Vulgar and childisch are hardly the adjectives you'd use to describe the two long-form pieces that make up the debut release of Yodok III, the new trio Lo and Järmyr have just founded with Belgian ambient pioneer Dirk Serries. Black metal is never an open reference here, no blast beats galloping through the soundscapes, no Satanic shreaks piercing this blindfolded balancing act between guitar, tuba and percussion. And yet, just as with the music of Vikernes - a genius and hero to some, a murderer and psychopath to others - a strangely unreal mood is the real musical core here, sustained throughout the twenty ghostly minutes of each side, despite the compositions' discrete, yet constant transformations. Serries himself has perhaps most precisely mapped out this territory on the final releases of his own project Fear Falls Burning, which he operated between 2005 and 2012 and which transplanted the energy and fury of industrial, noise and metal into an apocalyptic sound-art-scenario filled with dense drones, rhythmical scrapes of metal as well as, on closing full-length Disorder of Roots, grunted philosophical poetry. With Yodok III, however, the associations have become even more blurred and opaque, as though the sounds were mere echoes from a far-away turntable, reverberating inside an endless cavern, ghoulish shadows and shapes of what used to be recognisable song formats dancing on the wall in the light of a dying-down torch.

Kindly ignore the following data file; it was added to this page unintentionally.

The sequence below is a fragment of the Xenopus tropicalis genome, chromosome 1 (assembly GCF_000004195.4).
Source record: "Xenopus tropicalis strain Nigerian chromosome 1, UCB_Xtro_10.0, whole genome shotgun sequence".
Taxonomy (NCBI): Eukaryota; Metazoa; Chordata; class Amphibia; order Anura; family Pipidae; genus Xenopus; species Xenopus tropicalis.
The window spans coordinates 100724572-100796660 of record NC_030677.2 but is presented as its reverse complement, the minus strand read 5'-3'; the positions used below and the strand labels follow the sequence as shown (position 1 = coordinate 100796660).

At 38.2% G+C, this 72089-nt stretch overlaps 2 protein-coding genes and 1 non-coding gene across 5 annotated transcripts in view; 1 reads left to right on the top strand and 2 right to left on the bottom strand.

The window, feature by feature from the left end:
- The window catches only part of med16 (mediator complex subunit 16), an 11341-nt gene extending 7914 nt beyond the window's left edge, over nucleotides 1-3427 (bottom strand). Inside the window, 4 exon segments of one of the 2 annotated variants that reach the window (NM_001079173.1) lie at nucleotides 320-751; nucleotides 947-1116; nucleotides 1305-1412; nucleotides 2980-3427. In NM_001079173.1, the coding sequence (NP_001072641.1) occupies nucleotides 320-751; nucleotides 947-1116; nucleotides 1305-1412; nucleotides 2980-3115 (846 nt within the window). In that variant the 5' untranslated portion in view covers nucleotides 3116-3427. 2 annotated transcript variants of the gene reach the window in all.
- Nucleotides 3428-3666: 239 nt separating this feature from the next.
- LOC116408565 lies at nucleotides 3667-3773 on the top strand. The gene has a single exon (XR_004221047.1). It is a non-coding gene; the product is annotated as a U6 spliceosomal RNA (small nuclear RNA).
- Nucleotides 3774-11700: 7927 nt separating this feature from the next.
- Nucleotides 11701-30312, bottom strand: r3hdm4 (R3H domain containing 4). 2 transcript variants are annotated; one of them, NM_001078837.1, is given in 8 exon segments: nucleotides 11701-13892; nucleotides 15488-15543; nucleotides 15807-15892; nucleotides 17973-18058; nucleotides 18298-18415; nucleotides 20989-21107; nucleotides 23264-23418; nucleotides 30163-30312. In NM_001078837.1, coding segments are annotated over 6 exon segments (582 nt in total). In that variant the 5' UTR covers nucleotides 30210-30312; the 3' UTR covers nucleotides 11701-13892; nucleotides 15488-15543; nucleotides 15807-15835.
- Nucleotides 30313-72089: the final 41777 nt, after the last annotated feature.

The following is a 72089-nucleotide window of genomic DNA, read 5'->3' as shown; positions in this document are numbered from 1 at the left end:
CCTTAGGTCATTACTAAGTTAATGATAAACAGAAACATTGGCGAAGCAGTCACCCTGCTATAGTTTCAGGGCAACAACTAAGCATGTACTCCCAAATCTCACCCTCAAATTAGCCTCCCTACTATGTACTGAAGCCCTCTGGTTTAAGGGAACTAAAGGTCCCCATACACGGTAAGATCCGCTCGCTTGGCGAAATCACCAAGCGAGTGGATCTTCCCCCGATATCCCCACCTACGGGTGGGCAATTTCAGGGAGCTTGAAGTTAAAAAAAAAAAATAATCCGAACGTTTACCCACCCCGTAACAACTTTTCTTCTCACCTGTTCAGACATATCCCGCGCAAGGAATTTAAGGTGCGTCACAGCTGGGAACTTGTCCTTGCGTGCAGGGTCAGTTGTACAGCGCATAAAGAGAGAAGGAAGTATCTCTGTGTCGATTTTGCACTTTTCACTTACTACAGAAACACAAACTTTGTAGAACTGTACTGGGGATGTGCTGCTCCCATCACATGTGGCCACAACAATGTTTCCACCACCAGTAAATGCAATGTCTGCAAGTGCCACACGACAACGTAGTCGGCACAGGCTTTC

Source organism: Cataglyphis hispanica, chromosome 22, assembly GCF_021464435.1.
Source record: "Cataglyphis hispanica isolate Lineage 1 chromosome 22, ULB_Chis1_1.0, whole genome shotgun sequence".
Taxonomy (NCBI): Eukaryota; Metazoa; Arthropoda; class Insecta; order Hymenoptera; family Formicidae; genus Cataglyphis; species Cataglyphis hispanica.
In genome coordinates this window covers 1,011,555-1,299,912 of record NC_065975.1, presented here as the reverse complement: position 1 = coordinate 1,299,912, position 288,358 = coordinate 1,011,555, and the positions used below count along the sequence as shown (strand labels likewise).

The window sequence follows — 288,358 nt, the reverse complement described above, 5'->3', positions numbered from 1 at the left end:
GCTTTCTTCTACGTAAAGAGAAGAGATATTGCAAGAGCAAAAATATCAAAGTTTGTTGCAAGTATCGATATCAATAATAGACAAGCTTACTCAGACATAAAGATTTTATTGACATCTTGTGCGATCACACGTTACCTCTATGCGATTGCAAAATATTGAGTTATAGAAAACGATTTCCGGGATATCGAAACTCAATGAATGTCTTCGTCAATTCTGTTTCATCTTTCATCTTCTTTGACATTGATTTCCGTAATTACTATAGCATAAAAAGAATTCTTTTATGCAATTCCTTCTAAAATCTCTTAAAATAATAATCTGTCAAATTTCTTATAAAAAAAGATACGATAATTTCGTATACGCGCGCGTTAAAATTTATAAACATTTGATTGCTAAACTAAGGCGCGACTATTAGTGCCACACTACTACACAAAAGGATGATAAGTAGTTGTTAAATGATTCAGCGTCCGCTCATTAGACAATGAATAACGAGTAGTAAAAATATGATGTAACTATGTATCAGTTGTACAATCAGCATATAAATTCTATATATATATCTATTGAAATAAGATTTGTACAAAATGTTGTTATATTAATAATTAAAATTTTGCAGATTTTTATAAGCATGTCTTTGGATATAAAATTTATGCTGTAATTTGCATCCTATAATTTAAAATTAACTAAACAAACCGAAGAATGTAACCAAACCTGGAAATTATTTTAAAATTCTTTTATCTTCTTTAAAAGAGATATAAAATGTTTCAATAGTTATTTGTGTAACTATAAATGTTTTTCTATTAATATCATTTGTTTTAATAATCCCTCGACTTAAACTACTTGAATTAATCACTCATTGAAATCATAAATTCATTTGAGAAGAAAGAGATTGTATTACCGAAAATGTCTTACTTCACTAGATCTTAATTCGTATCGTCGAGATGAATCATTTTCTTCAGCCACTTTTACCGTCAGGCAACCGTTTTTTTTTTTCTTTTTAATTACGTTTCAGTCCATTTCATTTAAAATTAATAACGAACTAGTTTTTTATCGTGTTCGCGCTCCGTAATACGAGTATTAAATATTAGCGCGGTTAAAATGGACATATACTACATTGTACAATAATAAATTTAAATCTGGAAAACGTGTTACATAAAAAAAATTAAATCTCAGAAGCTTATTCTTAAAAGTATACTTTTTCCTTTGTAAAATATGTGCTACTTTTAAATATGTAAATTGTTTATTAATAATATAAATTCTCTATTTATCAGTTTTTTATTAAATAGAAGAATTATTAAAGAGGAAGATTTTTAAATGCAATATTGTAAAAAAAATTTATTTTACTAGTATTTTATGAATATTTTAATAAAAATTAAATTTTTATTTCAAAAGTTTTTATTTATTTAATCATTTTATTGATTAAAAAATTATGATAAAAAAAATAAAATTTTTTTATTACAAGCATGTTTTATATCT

Uneasy birth